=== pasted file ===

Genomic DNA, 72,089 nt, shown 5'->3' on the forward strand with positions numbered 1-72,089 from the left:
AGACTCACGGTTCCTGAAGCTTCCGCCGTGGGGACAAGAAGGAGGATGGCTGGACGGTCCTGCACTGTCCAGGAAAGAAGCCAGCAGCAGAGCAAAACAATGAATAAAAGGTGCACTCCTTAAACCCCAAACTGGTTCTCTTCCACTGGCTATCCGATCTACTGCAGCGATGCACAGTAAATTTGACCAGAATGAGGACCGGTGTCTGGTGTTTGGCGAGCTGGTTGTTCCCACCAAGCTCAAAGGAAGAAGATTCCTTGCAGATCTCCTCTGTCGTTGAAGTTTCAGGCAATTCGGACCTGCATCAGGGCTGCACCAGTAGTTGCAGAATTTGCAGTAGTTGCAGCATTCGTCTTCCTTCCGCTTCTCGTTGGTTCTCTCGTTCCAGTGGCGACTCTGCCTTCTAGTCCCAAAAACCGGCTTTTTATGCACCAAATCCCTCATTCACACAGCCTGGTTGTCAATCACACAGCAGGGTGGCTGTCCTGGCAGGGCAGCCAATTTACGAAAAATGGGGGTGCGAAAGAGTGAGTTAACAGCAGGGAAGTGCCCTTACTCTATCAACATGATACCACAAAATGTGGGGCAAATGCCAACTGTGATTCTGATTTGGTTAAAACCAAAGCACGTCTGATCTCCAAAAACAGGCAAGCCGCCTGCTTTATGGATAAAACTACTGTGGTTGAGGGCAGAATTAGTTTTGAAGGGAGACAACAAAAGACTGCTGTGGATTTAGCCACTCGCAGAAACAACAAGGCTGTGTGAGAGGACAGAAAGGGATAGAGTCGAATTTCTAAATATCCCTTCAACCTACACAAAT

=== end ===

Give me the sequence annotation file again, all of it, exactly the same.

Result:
Genomic DNA, 72,089 nt, shown 5'->3' on the forward strand with positions numbered 1-72,089 from the left:
AGACTCACGGTTCCTGAAGCTTCCGCCGTGGGGACAAGAAGGAGGATGGCTGGACGGTCCTGCACTGTCCAGGAAAGAAGCCAGCAGCAGAGCAAAACAATGAATAAAAGGTGCACTCCTTAAACCCCAAACTGGTTCTCTTCCACTGGCTATCCGATCTACTGCAGCGATGCACAGTAAATTTGACCAGAATGAGGACCGGTGTCTGGTGTTTGGCGAGCTGGTTGTTCCCACCAAGCTCAAAGGAAGAAGATTCCTTGCAGATCTCCTCTGTCGTTGAAGTTTCAGGCAATTCGGACCTGCATCAGGGCTGCACCAGTAGTTGCAGAATTTGCAGTAGTTGCAGCATTCGTCTTCCTTCCGCTTCTCGTTGGTTCTCTCGTTCCAGTGGCGACTCTGCCTTCTAGTCCCAAAAACCGGCTTTTTATGCACCAAATCCCTCATTCACACAGCCTGGTTGTCAATCACACAGCAGGGTGGCTGTCCTGGCAGGGCAGCCAATTTACGAAAAATGGGGGTGCGAAAGAGTGAGTTAACAGCAGGGAAGTGCCCTTACTCTATCAACATGATACCACAAAATGTGGGGCAAATGCCAACTGTGATTCTGATTTGGTTAAAACCAAAGCACGTCTGATCTCCAAAAACAGGCAAGCCGCCTGCTTTATGGATAAAACTACTGTGGTTGAGGGCAGAATTAGTTTTGAAGGGAGACAACAAAAGACTGCTGTGGATTTAGCCACTCGCAGAAACAACAAGGCTGTGTGAGAGGACAGAAAGGGATAGAGTCGAATTTCTAAATATCCCTTCAACCTACACAAAT